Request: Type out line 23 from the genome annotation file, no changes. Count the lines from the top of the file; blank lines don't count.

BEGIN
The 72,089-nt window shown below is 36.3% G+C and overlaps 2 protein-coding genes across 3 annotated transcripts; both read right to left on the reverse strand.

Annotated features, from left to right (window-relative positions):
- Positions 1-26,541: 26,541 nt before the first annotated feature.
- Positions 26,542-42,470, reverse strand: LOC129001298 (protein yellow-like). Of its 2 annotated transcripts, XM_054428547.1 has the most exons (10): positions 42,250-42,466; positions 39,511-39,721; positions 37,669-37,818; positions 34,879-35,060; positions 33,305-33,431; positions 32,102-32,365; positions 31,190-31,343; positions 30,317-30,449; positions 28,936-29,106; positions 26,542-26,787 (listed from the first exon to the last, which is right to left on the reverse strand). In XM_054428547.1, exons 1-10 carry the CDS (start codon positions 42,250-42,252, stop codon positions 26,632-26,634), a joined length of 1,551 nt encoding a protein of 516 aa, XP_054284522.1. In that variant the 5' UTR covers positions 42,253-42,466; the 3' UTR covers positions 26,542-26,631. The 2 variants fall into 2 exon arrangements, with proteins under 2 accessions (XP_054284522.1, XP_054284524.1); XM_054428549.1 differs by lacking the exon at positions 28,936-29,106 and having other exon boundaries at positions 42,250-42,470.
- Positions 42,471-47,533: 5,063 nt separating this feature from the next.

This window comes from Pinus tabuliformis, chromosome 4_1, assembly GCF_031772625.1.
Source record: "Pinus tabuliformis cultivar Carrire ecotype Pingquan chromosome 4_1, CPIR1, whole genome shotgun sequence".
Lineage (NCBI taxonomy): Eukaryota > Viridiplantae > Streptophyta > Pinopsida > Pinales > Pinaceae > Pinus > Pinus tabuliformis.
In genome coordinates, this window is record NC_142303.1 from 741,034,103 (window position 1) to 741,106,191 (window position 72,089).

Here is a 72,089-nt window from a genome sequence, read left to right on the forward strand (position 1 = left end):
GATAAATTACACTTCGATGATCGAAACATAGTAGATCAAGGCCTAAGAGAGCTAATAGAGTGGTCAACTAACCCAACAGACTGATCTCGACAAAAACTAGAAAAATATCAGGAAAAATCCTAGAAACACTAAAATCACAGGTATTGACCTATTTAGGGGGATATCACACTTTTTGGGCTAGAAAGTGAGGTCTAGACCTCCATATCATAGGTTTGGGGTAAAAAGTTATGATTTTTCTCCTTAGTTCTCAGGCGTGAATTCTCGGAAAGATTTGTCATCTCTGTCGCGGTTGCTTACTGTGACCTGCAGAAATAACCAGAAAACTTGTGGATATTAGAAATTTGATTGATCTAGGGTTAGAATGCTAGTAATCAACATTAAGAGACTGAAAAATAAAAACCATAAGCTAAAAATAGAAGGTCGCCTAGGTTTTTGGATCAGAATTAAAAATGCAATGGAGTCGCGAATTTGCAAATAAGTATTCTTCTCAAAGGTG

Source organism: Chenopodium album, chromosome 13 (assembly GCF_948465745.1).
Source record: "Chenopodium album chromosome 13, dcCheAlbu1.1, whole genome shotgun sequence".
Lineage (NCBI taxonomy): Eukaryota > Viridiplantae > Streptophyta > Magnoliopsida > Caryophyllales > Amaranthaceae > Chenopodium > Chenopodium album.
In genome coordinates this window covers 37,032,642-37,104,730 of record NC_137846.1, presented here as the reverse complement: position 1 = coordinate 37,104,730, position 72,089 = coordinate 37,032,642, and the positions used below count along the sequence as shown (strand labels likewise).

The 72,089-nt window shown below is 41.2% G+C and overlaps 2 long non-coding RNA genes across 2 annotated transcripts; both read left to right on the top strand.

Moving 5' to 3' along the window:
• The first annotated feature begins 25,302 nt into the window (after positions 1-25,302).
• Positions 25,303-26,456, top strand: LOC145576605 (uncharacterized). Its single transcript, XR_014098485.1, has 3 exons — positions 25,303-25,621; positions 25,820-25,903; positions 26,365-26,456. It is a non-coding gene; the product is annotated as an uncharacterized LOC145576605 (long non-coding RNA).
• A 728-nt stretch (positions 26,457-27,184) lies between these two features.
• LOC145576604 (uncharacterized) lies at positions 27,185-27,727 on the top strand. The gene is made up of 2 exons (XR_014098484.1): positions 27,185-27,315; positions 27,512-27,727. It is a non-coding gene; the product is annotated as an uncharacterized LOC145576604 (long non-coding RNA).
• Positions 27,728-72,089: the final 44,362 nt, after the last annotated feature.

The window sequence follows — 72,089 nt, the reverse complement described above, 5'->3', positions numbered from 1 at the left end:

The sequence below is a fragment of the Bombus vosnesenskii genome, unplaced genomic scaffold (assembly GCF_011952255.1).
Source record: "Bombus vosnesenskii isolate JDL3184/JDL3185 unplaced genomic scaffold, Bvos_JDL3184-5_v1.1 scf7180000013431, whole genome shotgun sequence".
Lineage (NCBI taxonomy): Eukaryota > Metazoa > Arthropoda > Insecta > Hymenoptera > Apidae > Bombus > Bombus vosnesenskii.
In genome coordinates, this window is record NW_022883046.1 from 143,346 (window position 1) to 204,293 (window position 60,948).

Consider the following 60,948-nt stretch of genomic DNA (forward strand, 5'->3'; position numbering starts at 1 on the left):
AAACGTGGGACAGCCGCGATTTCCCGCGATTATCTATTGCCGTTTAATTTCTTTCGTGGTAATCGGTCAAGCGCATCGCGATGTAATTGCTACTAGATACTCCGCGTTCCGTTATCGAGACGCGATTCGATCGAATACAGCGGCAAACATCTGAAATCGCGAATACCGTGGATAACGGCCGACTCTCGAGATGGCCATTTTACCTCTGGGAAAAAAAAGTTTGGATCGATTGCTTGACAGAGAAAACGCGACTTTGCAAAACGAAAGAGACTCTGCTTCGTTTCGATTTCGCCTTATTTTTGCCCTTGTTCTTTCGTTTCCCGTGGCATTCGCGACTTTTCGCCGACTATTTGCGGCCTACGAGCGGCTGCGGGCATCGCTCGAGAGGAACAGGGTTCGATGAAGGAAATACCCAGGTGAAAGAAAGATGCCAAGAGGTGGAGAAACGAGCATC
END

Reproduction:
The window sequence follows — 72,089 nt, the reverse complement described above, 5'->3', positions numbered from 1 at the left end: